jetc.dev Newsletter Issue #18

Published: 2020-06-16

This week we got the dev13 release and Android Studio 4.2 Canary 1, as part of “Developer Preview 2” of Jetpack Compose. In addition, we look at Romain Guy’s #android11 presentation, complete with his sample code and a look at the Compose roadmap for release.

One Off the Stack, One Off the Slack

You’ve got questions. That’s understandable!

Function References in Compose: Not Yet

Lots of Compose calls take lambda expressions that themselves are @Composable, so they can call @Composable functions. However, as we discovered in this Stack Overflow question, we cannot (yet) substitute function references for those lambda expressions, even when both fulfill the parameter’s requested function type.

Beware Unplanned Composition Loops

Having a @Composable be called repeatedly is what you want, except when it is not what you want. In a Slack thread, we discovered that it is important to keep using the same state object, if you do not want an unplanned composition loop.

Composable Commentary

Posts, videos, and other new information related to Jetpack Compose!

Android Studio 4.2 Canary 1

As we saw when 4.0 went to beta, 4.1’s move to beta means that Compose support is dropped. Instead, if you are working with the developer previews, you need to migrate to Android Studio 4.2 Canary 1 if you want to keep up to date with IDE changes. On the plus side, we get a few new Compose-related features, such as the ability to not only see a @Preview in the IDE, but to actually launch it standalone on a device.

Compose dev13 Release Notes

No API changes were noted for this release.

Compose UI dev13 Release Notes

Similarly, no API changes were noted for this release.

#android11 Release Presentation

Google I|O was replaced by a series of #android11 videos. Romain Guy handled the one for Jetpack Compose, highlighting our current status and… providing a roadmap! More on that later in the newsletter!

Android Studio 4.1/4.2 New Project Bug

Both Android Studio 4.1 Canary 10 and Android Studio 4.2 Canary 1 have a bug, where creating a new project results in an unusable project. 🙃 My primary workaround has been to create the new project in Android Studio 4.0, then import it into the canary version of Studio. This is supposed to be fixed in 4.2 Canary 2.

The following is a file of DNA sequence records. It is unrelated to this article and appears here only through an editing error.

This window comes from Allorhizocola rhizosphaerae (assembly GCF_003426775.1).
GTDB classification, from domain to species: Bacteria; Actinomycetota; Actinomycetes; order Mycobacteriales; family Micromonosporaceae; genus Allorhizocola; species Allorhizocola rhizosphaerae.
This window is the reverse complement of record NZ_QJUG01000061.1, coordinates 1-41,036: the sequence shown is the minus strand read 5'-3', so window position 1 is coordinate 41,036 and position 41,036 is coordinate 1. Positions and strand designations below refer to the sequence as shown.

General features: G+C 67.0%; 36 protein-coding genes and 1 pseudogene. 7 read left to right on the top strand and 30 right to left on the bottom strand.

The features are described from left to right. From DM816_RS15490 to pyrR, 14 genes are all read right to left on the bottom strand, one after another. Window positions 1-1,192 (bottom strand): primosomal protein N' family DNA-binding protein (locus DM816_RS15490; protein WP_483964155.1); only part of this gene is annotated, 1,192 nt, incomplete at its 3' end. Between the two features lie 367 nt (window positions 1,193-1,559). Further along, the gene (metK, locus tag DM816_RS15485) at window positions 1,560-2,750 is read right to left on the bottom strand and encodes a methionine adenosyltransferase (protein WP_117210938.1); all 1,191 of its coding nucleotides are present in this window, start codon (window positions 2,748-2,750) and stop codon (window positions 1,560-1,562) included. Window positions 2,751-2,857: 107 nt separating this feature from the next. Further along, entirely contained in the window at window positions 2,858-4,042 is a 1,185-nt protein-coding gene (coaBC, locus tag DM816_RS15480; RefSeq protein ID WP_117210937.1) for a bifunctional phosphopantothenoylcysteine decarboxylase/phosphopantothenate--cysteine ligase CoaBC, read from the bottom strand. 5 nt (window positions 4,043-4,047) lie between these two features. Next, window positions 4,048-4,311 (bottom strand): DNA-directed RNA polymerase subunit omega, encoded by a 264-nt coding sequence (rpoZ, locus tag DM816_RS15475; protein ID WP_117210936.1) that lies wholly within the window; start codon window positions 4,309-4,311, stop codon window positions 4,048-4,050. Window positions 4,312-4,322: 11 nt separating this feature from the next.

Awesome Jetpack Compose

Naveen T P is maintaining a roster of Jetpack Compose resources, in the semi-standard “awesome” list format.

MVI (State machine) and Jetpack Compose

Oscar Sequeiros has an article describing how Compose’s unidirectional data flow support can be used for handling the common loading/empty/content/error set of states for rendering content obtained from a repository.

Resource Roundup

100% pure code!

GitHub: romainguy / sample-materials-shop

In his #android11 presentation on Jetpack Compose, Romain Guy demoed a few things using a sample app — this is that app!

GitHub: Akashkamble / Newzz-Compose

Akash Kamble has another take on the JetNews-style news reader app, in Compose.

…And One More Thing

We have a roadmap!

In Romain Guy’s #android11 presentation on Jetpack Compose, he provided some light details of their expected release schedule:

  • Right now, we have “Developer Preview 2”. Based on a Slack discussion, this is dev13, Android Studio 4.2 Canary 1, and perhaps a bit more documentation. In other words, it’s a branding thing more than a major milestone.

  • “Summer 2020”, they plan to release an alpha version of Compose. In theory, this means we will get the alpha within the next few months. In a pinch, they can claim that they really meant summer in the Southern Hemisphere, so we might not get an alpha until December. 😜

  • In 2021, they plan to release 1.0, which I assume means a stable release, after the planned alpha and a presumed beta.

This is roughly in line with what I had been expecting, albeit perhaps a bit slower, courtesy of a pandemic. Still, it is good to have an official statement about the timing. Early adopters will be in position to start “kicking the tires” more later this year, and we can start planning for production usage next year.


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